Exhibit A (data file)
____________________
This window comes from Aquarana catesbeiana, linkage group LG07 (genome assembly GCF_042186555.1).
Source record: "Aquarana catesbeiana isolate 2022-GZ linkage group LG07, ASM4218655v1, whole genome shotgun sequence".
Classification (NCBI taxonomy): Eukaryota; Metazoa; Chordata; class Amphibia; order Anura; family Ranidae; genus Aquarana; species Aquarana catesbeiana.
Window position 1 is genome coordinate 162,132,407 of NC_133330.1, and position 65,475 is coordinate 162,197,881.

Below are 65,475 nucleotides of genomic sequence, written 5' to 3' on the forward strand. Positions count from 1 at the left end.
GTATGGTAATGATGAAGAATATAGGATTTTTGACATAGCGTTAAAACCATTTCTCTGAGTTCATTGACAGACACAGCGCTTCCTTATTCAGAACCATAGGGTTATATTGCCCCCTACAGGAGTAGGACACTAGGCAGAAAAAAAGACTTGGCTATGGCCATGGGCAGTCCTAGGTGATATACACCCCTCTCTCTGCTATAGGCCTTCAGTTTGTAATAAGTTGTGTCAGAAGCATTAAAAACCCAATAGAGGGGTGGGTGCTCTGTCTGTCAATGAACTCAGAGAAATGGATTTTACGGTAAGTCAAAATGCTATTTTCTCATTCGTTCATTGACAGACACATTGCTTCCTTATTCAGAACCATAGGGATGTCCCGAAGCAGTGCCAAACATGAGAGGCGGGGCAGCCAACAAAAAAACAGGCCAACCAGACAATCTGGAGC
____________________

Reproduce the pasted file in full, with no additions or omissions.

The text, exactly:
This window comes from Aquarana catesbeiana, linkage group LG07 (genome assembly GCF_042186555.1).
Source record: "Aquarana catesbeiana isolate 2022-GZ linkage group LG07, ASM4218655v1, whole genome shotgun sequence".
Classification (NCBI taxonomy): Eukaryota; Metazoa; Chordata; class Amphibia; order Anura; family Ranidae; genus Aquarana; species Aquarana catesbeiana.
Window position 1 is genome coordinate 162,132,407 of NC_133330.1, and position 65,475 is coordinate 162,197,881.

Below are 65,475 nucleotides of genomic sequence, written 5' to 3' on the forward strand. Positions count from 1 at the left end.
GTATGGTAATGATGAAGAATATAGGATTTTTGACATAGCGTTAAAACCATTTCTCTGAGTTCATTGACAGACACAGCGCTTCCTTATTCAGAACCATAGGGTTATATTGCCCCCTACAGGAGTAGGACACTAGGCAGAAAAAAAGACTTGGCTATGGCCATGGGCAGTCCTAGGTGATATACACCCCTCTCTCTGCTATAGGCCTTCAGTTTGTAATAAGTTGTGTCAGAAGCATTAAAAACCCAATAGAGGGGTGGGTGCTCTGTCTGTCAATGAACTCAGAGAAATGGATTTTACGGTAAGTCAAAATGCTATTTTCTCATTCGTTCATTGACAGACACATTGCTTCCTTATTCAGAACCATAGGGATGTCCCGAAGCAGTGCCAAACATGAGAGGCGGGGCAGCCAACAAAAAAACAGGCCAACCAGACAATCTGGAGC